After describing the amazing transformation of Washington, D.C. and surrounding regions from blight to astonishing affluence (and employing a Hunger Games analogy that I'm clueless about) Ross Douthat ends his column on Washington Versus America with this analysis.
For Mitt Romney and the Republican Party, what’s happened in Washington these last 10 years should be a natural part of the case against Obamanomics. Our gilded District is a case study in how federal spending often finds its way to the well connected rather than the people it’s supposed to help, how every new program spawns an array of influence peddlers, and how easily corporations and government become corrupt allies rather than opponents.
The state of life inside the Beltway also points to the broader story of our spending problem, which has less to do with how much we spend on the poor than how much we lavish on subsidies for highly inefficient economic sectors, from health care to higher education, and on entitlements for people who aren’t supposed to need a safety net — affluent retirees, well-heeled homeowners, agribusiness owners, and so on.
There’s a case that this president’s policies have made these problems worse, sluicing more borrowed dollars into programs that need structural reform, and privileging favored industries and constituencies over the common good.
But this story is one that Romney and his party seem incapable of telling. Instead, many conservatives prefer to refight the welfare battles of the 1990s, and insist that our spending problem is all about an excess of “dependency” among the non-income-tax-paying 47 percent.
In reality, our government isn’t running trillion-dollar deficits because we’re letting the working class get away with not paying its fair share. We’re running those deficits because too many powerful interest groups have a stake in making sure the party doesn’t stop.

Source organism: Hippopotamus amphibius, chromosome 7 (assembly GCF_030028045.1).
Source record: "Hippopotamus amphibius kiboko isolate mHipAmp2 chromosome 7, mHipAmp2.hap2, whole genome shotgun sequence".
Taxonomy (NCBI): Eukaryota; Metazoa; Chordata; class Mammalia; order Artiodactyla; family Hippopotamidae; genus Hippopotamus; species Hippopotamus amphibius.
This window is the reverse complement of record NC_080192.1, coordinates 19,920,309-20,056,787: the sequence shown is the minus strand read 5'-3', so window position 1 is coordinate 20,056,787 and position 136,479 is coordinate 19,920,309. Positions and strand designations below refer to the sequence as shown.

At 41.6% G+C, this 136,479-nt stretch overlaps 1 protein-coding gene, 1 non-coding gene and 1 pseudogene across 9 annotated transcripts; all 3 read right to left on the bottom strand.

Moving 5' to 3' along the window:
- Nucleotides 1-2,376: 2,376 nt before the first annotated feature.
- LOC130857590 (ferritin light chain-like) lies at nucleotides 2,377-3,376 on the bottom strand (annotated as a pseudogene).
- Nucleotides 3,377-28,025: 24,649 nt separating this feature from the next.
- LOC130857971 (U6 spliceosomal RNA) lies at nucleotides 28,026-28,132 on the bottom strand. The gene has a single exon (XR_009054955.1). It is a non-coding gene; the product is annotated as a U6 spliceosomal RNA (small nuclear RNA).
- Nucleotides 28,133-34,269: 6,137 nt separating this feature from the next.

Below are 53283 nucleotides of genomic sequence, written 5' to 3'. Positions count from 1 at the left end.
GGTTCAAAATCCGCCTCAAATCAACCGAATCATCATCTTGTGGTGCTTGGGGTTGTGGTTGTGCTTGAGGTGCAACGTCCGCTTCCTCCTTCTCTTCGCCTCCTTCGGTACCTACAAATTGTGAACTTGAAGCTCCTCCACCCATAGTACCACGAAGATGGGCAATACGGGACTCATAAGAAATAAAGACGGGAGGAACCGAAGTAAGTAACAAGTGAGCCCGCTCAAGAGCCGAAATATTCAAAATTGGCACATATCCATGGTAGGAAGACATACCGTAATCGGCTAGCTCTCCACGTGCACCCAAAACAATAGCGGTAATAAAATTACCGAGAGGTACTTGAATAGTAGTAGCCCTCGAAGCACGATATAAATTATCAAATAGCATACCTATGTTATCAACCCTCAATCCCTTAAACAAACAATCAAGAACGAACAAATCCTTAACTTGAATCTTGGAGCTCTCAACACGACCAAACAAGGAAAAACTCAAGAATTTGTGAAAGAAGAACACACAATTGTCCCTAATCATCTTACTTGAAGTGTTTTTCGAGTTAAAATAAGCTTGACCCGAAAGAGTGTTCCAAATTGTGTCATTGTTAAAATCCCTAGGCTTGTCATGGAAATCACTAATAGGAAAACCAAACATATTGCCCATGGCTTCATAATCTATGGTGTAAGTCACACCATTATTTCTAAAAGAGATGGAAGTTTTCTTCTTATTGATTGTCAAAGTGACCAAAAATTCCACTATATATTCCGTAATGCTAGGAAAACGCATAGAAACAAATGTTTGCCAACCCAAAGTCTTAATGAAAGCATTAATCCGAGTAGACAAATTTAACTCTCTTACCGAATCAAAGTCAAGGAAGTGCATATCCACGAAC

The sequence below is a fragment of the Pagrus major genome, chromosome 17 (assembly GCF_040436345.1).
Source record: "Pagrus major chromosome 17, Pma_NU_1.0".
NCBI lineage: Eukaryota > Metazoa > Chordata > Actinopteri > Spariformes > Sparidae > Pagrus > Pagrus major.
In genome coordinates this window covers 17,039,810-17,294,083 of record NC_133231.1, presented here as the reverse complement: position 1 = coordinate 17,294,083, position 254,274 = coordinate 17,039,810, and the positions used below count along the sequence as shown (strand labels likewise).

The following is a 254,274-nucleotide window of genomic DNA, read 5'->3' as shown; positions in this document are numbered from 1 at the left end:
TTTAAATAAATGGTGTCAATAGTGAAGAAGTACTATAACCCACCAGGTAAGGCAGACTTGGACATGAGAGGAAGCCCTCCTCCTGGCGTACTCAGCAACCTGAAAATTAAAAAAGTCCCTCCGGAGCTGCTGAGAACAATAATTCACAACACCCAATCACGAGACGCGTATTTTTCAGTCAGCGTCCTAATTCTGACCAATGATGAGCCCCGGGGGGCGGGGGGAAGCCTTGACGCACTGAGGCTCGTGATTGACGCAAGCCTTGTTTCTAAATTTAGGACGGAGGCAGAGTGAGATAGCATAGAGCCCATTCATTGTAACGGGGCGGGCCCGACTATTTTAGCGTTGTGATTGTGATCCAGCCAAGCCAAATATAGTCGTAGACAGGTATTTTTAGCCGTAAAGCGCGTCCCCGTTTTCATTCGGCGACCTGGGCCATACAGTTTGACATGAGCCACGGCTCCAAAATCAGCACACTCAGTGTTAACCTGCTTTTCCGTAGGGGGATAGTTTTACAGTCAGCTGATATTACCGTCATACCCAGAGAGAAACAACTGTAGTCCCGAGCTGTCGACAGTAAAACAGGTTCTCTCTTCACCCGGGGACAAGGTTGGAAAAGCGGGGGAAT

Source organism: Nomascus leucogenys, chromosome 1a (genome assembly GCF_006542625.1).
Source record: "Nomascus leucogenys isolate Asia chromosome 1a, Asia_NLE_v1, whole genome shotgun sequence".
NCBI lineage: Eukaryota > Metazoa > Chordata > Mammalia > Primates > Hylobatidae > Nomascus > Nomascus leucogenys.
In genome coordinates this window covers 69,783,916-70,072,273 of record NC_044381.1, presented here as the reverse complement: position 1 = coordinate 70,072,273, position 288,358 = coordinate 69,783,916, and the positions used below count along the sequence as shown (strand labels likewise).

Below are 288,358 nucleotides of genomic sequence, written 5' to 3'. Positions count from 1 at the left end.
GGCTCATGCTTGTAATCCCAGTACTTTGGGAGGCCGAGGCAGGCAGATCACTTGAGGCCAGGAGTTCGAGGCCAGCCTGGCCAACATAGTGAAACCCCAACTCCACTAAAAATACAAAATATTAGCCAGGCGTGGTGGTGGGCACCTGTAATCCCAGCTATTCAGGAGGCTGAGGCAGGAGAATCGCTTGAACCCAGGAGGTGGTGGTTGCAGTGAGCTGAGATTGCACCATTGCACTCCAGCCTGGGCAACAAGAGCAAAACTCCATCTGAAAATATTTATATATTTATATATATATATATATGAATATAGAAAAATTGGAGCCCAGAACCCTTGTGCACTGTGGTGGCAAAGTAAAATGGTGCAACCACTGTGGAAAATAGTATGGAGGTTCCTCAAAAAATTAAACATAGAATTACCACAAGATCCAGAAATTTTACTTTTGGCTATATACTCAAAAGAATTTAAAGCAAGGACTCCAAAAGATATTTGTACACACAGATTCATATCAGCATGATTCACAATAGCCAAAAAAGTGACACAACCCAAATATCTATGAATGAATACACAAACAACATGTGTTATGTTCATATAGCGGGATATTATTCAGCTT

When you look around the richest precincts of today’s Washington, you don’t see a city running on paternalism or dependency. You see a city running on exploitation.
My brother lives in Baltimore which is rapidly becoming part of the Beltway axis of power and money. Whenever I visit I'm both fascinated and appalled by the trends Douthat describes. Nowhere is the growing gap between the Two America's more pronounced (except maybe Palm Beach County where I live). This also points out the ideas deficit of the Romney campaign and Republican party who can't seem to do any better than recycle talking points from the 1980's that have nothing to do with the challenges of the shrinking middle class.
Does anyone really think that if Republicans take back the White House (and hold onto Congress) the growth of this Washington will stop? No. The benefits will go to another set of well connected insiders.